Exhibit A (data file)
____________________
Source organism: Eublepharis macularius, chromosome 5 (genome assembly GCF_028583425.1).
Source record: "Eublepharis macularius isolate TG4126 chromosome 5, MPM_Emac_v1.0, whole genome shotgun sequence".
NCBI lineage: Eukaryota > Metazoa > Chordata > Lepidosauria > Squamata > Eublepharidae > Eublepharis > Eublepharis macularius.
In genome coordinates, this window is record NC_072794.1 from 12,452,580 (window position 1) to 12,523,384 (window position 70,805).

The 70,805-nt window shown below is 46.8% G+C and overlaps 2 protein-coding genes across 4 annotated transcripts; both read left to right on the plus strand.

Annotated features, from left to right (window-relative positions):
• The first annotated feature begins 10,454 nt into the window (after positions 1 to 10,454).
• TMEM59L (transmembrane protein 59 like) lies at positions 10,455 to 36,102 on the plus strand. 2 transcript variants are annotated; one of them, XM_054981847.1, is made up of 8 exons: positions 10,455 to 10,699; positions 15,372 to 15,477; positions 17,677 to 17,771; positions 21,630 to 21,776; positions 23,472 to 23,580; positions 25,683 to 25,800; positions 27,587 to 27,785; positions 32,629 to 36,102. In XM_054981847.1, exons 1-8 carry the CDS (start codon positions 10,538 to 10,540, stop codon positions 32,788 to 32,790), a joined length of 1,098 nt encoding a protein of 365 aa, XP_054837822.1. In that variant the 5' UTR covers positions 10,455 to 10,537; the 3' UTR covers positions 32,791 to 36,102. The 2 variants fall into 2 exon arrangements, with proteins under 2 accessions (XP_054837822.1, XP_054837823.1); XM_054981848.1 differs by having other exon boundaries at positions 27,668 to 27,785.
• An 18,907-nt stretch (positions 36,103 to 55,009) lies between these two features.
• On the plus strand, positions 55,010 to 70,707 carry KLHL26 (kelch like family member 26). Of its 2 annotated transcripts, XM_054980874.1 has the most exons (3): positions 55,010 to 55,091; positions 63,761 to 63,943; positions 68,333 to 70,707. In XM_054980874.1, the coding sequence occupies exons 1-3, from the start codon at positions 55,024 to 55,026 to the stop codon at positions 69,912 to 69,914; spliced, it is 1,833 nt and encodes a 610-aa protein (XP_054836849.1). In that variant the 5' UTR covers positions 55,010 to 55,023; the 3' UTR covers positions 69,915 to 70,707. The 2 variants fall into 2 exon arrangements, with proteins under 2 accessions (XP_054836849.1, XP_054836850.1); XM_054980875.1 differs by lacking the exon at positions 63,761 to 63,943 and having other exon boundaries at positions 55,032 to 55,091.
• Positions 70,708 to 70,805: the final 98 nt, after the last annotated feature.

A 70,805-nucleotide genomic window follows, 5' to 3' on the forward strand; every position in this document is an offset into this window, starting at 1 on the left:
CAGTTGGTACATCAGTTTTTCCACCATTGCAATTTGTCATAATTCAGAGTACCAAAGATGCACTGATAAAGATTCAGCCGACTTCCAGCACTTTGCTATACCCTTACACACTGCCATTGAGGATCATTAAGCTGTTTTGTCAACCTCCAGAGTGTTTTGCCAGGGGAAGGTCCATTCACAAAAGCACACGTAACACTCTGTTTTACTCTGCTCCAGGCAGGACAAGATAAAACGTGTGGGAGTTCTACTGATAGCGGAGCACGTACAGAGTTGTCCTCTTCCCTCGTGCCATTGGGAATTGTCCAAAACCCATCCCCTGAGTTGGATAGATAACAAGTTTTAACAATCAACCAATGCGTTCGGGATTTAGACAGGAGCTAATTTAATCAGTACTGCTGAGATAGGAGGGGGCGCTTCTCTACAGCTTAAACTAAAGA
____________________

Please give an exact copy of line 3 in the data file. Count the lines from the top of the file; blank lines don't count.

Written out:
NCBI lineage: Eukaryota > Metazoa > Chordata > Lepidosauria > Squamata > Eublepharidae > Eublepharis > Eublepharis macularius.